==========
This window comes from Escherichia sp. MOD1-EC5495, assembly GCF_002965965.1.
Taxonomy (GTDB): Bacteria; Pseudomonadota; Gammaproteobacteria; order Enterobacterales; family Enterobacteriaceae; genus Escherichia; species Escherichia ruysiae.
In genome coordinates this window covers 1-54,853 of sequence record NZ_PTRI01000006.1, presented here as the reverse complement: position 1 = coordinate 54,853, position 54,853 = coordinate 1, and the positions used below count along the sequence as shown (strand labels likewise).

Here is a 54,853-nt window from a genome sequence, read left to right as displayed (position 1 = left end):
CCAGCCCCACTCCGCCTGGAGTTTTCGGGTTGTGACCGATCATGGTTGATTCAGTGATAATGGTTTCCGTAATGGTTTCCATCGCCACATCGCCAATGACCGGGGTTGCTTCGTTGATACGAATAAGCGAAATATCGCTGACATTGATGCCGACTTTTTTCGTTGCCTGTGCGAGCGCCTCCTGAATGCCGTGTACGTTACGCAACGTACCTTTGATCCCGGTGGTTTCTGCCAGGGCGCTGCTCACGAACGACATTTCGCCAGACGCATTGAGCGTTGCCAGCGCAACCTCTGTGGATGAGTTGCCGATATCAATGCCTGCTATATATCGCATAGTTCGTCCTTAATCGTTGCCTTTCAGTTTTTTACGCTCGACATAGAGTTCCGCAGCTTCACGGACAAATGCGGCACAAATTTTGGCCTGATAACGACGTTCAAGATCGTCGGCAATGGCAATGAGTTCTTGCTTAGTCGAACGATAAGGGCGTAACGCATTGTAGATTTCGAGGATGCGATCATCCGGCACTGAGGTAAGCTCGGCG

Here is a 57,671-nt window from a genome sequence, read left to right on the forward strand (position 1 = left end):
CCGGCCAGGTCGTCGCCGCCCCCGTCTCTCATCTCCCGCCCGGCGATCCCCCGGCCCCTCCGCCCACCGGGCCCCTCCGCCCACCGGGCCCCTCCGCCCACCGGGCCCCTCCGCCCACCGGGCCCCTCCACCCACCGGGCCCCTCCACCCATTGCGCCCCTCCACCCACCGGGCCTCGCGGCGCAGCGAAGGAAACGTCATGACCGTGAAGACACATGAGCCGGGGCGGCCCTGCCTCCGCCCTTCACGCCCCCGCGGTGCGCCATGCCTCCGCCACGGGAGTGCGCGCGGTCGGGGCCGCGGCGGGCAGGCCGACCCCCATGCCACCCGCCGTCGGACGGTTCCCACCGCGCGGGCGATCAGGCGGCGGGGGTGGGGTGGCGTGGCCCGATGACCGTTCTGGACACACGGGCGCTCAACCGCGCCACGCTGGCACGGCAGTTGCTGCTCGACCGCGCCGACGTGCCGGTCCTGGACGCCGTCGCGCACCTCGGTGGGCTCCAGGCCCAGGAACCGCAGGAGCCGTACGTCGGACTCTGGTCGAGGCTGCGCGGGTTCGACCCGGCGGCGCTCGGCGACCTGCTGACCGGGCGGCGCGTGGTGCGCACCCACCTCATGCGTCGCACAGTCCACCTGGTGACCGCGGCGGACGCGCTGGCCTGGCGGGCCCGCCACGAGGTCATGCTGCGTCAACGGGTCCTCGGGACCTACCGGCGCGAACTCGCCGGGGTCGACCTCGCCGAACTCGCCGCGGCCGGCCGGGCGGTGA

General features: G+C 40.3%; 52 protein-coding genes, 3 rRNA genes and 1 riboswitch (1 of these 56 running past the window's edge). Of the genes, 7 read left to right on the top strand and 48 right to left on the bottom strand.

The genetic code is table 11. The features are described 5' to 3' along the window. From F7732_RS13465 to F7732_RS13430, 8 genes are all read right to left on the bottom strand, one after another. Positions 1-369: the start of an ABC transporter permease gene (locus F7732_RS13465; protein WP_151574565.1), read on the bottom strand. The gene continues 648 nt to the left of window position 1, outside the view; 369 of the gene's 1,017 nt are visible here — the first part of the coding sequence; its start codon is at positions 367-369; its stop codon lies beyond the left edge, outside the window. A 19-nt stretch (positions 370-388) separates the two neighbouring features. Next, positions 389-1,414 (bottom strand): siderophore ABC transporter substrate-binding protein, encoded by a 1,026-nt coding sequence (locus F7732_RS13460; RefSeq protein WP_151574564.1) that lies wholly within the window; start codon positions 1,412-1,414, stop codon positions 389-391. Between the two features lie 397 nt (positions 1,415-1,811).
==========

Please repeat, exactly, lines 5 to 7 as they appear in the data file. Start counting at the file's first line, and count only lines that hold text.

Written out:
CCAGCCCCACTCCGCCTGGAGTTTTCGGGTTGTGACCGATCATGGTTGATTCAGTGATAATGGTTTCCGTAATGGTTTCCATCGCCACATCGCCAATGACCGGGGTTGCTTCGTTGATACGAATAAGCGAAATATCGCTGACATTGATGCCGACTTTTTTCGTTGCCTGTGCGAGCGCCTCCTGAATGCCGTGTACGTTACGCAACGTACCTTTGATCCCGGTGGTTTCTGCCAGGGCGCTGCTCACGAACGACATTTCGCCAGACGCATTGAGCGTTGCCAGCGCAACCTCTGTGGATGAGTTGCCGATATCAATGCCTGCTATATATCGCATAGTTCGTCCTTAATCGTTGCCTTTCAGTTTTTTACGCTCGACATAGAGTTCCGCAGCTTCACGGACAAATGCGGCACAAATTTTGGCCTGATAACGACGTTCAAGATCGTCGGCAATGGCAATGAGTTCTTGCTTAGTCGAACGATAAGGGCGTAACGCATTGTAGATTTCGAGGATGCGATCATCCGGCACTGAGGTAAGCTCGGCG

Here is a 57,671-nt window from a genome sequence, read left to right on the forward strand (position 1 = left end):
CCGGCCAGGTCGTCGCCGCCCCCGTCTCTCATCTCCCGCCCGGCGATCCCCCGGCCCCTCCGCCCACCGGGCCCCTCCGCCCACCGGGCCCCTCCGCCCACCGGGCCCCTCCGCCCACCGGGCCCCTCCACCCACCGGGCCCCTCCACCCATTGCGCCCCTCCACCCACCGGGCCTCGCGGCGCAGCGAAGGAAACGTCATGACCGTGAAGACACATGAGCCGGGGCGGCCCTGCCTCCGCCCTTCACGCCCCCGCGGTGCGCCATGCCTCCGCCACGGGAGTGCGCGCGGTCGGGGCCGCGGCGGGCAGGCCGACCCCCATGCCACCCGCCGTCGGACGGTTCCCACCGCGCGGGCGATCAGGCGGCGGGGGTGGGGTGGCGTGGCCCGATGACCGTTCTGGACACACGGGCGCTCAACCGCGCCACGCTGGCACGGCAGTTGCTGCTCGACCGCGCCGACGTGCCGGTCCTGGACGCCGTCGCGCACCTCGGTGGGCTCCAGGCCCAGGAACCGCAGGAGCCGTACGTCGGACTCTGGTCGAGGCTGCGCGGGTTCGACCCGGCGGCGCTCGGCGACCTGCTGACCGGGCGGCGCGTGGTGCGCACCCACCTCATGCGTCGCACAGTCCACCTGGTGACCGCGGCGGACGCGCTGGCCTGGCGGGCCCGCCACGAGGTCATGCTGCGTCAACGGGTCCTCGGGACCTACCGGCGCGAACTCGCCGGGGTCGACCTCGCCGAACTCGCCGCGGCCGGCCGGGCGGTGA